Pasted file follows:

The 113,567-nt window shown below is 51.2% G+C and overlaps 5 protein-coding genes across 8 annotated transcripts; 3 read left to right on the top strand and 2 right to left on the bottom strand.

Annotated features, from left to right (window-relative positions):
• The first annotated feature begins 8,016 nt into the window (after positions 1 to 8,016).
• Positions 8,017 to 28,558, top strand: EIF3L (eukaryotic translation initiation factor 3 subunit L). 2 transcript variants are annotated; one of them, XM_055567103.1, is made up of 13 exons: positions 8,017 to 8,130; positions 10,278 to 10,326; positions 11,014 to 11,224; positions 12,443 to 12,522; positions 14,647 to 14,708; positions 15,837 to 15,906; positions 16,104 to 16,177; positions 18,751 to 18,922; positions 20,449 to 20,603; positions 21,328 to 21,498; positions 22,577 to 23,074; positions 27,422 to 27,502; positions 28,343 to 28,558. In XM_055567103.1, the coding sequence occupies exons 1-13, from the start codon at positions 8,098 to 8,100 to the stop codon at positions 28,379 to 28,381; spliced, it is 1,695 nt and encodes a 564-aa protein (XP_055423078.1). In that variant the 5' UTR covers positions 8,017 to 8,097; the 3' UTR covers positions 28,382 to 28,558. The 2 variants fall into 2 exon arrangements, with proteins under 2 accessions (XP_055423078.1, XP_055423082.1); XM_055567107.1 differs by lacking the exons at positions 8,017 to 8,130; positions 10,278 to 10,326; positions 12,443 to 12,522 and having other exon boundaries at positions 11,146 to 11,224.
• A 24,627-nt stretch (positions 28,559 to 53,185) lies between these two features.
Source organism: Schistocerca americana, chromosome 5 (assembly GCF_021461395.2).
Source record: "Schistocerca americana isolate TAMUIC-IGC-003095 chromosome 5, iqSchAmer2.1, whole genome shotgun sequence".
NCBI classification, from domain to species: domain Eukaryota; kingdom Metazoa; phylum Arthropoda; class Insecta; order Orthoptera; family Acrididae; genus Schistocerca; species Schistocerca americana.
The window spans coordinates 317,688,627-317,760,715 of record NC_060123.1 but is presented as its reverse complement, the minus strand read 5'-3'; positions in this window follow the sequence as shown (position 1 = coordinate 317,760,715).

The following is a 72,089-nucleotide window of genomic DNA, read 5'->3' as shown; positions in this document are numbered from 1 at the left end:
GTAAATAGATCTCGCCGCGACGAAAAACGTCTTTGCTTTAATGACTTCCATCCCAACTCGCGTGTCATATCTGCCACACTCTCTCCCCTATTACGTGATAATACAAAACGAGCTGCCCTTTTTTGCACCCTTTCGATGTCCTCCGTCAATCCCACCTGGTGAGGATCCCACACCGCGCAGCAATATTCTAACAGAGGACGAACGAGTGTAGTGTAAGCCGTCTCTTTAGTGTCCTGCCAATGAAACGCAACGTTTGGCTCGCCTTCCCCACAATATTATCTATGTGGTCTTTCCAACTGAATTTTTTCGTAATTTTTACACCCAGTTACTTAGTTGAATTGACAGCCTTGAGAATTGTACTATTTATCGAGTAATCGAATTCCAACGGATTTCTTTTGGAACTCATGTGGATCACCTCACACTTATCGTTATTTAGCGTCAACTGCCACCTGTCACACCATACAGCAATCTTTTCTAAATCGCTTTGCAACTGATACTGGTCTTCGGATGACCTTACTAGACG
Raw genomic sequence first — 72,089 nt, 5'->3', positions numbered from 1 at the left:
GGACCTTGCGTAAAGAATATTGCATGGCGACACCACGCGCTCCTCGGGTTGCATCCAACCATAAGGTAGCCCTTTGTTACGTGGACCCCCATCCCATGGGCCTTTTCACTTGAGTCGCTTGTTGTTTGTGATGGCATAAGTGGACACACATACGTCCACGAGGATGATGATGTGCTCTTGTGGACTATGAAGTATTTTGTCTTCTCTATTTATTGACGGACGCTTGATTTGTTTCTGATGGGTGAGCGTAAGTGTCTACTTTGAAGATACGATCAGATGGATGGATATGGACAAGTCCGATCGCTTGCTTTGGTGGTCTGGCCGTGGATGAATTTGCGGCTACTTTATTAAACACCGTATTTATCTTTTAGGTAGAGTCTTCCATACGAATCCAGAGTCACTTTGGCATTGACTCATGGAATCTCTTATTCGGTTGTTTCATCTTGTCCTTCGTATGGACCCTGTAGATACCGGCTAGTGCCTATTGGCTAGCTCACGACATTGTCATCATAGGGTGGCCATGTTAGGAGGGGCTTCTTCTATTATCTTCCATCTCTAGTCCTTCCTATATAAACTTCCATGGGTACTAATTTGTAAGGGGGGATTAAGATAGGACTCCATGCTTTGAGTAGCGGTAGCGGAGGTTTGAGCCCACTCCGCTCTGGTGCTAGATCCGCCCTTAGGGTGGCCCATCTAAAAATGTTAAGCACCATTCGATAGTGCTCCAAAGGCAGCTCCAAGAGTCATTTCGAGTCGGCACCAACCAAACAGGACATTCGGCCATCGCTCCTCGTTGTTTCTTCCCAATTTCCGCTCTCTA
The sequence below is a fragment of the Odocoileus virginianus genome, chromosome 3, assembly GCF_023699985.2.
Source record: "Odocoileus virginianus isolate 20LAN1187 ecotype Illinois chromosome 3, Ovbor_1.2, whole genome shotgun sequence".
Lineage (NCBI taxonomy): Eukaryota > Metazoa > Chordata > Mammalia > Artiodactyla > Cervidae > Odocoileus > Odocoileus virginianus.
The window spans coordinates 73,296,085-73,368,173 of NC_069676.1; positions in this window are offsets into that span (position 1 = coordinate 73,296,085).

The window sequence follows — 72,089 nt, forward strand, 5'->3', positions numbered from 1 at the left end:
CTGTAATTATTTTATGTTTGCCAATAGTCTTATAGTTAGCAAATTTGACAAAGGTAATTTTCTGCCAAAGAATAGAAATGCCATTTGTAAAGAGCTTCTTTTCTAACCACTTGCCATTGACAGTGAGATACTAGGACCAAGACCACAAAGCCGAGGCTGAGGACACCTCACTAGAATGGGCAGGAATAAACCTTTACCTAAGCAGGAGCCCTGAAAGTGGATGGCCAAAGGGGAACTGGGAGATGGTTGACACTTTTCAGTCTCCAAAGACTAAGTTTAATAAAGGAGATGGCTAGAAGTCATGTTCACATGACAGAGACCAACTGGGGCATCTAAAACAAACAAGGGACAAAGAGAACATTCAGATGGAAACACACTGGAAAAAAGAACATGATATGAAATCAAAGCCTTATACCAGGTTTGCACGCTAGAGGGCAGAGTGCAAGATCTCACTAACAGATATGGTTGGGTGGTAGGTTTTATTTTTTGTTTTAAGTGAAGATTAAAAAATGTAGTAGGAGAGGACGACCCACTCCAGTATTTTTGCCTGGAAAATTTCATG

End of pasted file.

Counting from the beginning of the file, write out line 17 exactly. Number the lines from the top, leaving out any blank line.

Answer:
The window spans coordinates 73,296,085-73,368,173 of NC_069676.1; positions in this window are offsets into that span (position 1 = coordinate 73,296,085).